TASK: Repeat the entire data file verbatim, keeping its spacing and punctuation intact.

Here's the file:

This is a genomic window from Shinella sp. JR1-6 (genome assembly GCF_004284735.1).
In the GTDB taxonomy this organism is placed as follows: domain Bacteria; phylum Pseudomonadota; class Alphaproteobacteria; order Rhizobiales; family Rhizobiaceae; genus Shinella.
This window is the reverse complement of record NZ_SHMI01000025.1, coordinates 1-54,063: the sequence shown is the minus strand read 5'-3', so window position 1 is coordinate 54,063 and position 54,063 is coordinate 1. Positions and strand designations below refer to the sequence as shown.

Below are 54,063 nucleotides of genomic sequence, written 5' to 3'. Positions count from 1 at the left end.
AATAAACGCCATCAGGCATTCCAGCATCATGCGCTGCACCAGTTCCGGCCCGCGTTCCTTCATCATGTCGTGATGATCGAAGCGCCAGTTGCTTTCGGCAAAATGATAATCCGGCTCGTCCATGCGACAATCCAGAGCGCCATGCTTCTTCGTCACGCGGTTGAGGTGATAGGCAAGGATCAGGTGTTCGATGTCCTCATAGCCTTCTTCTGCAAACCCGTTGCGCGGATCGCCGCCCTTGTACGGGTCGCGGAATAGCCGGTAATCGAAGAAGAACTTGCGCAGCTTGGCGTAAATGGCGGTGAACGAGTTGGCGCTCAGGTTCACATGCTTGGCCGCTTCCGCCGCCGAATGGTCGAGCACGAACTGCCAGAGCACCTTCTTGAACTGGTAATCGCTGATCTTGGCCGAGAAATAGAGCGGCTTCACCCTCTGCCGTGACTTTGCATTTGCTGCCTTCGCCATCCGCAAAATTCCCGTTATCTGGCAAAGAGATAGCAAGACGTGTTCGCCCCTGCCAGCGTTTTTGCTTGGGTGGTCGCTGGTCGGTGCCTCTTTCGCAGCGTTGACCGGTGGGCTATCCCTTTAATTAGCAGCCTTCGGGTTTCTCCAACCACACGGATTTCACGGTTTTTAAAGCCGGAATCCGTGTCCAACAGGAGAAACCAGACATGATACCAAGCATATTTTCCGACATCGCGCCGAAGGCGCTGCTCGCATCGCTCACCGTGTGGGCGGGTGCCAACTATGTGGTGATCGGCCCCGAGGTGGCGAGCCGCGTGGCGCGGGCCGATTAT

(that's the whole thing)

This is a genomic window from Shinella sp. JR1-6 (genome assembly GCF_004284735.1).
In the GTDB taxonomy this organism is placed as follows: domain Bacteria; phylum Pseudomonadota; class Alphaproteobacteria; order Rhizobiales; family Rhizobiaceae; genus Shinella.
This window is the reverse complement of record NZ_SHMI01000025.1, coordinates 1-54,063: the sequence shown is the minus strand read 5'-3', so window position 1 is coordinate 54,063 and position 54,063 is coordinate 1. Positions and strand designations below refer to the sequence as shown.

Below are 54,063 nucleotides of genomic sequence, written 5' to 3'. Positions count from 1 at the left end.
AATAAACGCCATCAGGCATTCCAGCATCATGCGCTGCACCAGTTCCGGCCCGCGTTCCTTCATCATGTCGTGATGATCGAAGCGCCAGTTGCTTTCGGCAAAATGATAATCCGGCTCGTCCATGCGACAATCCAGAGCGCCATGCTTCTTCGTCACGCGGTTGAGGTGATAGGCAAGGATCAGGTGTTCGATGTCCTCATAGCCTTCTTCTGCAAACCCGTTGCGCGGATCGCCGCCCTTGTACGGGTCGCGGAATAGCCGGTAATCGAAGAAGAACTTGCGCAGCTTGGCGTAAATGGCGGTGAACGAGTTGGCGCTCAGGTTCACATGCTTGGCCGCTTCCGCCGCCGAATGGTCGAGCACGAACTGCCAGAGCACCTTCTTGAACTGGTAATCGCTGATCTTGGCCGAGAAATAGAGCGGCTTCACCCTCTGCCGTGACTTTGCATTTGCTGCCTTCGCCATCCGCAAAATTCCCGTTATCTGGCAAAGAGATAGCAAGACGTGTTCGCCCCTGCCAGCGTTTTTGCTTGGGTGGTCGCTGGTCGGTGCCTCTTTCGCAGCGTTGACCGGTGGGCTATCCCTTTAATTAGCAGCCTTCGGGTTTCTCCAACCACACGGATTTCACGGTTTTTAAAGCCGGAATCCGTGTCCAACAGGAGAAACCAGACATGATACCAAGCATATTTTCCGACATCGCGCCGAAGGCGCTGCTCGCATCGCTCACCGTGTGGGCGGGTGCCAACTATGTGGTGATCGGCCCCGAGGTGGCGAGCCGCGTGGCGCGGGCCGATTAT